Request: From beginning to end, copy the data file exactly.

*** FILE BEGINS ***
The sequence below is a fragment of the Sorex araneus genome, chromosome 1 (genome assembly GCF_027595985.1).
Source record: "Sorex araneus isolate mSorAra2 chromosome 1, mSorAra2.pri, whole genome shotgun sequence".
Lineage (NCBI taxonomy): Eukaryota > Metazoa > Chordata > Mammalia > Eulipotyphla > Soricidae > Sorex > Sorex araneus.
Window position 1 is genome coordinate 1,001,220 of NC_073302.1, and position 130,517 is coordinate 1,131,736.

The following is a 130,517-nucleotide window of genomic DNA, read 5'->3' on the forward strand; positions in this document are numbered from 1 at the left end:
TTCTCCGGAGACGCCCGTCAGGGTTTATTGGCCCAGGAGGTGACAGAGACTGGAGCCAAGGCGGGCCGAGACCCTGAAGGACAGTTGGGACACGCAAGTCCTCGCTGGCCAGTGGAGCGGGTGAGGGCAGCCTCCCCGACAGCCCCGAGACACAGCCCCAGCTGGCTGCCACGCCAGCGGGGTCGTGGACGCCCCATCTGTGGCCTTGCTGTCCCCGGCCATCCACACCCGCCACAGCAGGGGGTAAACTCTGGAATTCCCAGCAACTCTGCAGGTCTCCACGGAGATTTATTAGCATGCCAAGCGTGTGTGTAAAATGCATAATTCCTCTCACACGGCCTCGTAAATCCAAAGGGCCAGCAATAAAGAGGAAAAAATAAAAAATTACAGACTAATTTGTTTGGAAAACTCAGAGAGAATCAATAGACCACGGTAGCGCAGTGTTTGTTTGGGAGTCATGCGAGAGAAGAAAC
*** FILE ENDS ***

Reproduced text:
The sequence below is a fragment of the Sorex araneus genome, chromosome 1 (genome assembly GCF_027595985.1).
Source record: "Sorex araneus isolate mSorAra2 chromosome 1, mSorAra2.pri, whole genome shotgun sequence".
Lineage (NCBI taxonomy): Eukaryota > Metazoa > Chordata > Mammalia > Eulipotyphla > Soricidae > Sorex > Sorex araneus.
Window position 1 is genome coordinate 1,001,220 of NC_073302.1, and position 130,517 is coordinate 1,131,736.

The following is a 130,517-nucleotide window of genomic DNA, read 5'->3' on the forward strand; positions in this document are numbered from 1 at the left end:
TTCTCCGGAGACGCCCGTCAGGGTTTATTGGCCCAGGAGGTGACAGAGACTGGAGCCAAGGCGGGCCGAGACCCTGAAGGACAGTTGGGACACGCAAGTCCTCGCTGGCCAGTGGAGCGGGTGAGGGCAGCCTCCCCGACAGCCCCGAGACACAGCCCCAGCTGGCTGCCACGCCAGCGGGGTCGTGGACGCCCCATCTGTGGCCTTGCTGTCCCCGGCCATCCACACCCGCCACAGCAGGGGGTAAACTCTGGAATTCCCAGCAACTCTGCAGGTCTCCACGGAGATTTATTAGCATGCCAAGCGTGTGTGTAAAATGCATAATTCCTCTCACACGGCCTCGTAAATCCAAAGGGCCAGCAATAAAGAGGAAAAAATAAAAAATTACAGACTAATTTGTTTGGAAAACTCAGAGAGAATCAATAGACCACGGTAGCGCAGTGTTTGTTTGGGAGTCATGCGAGAGAAGAAAC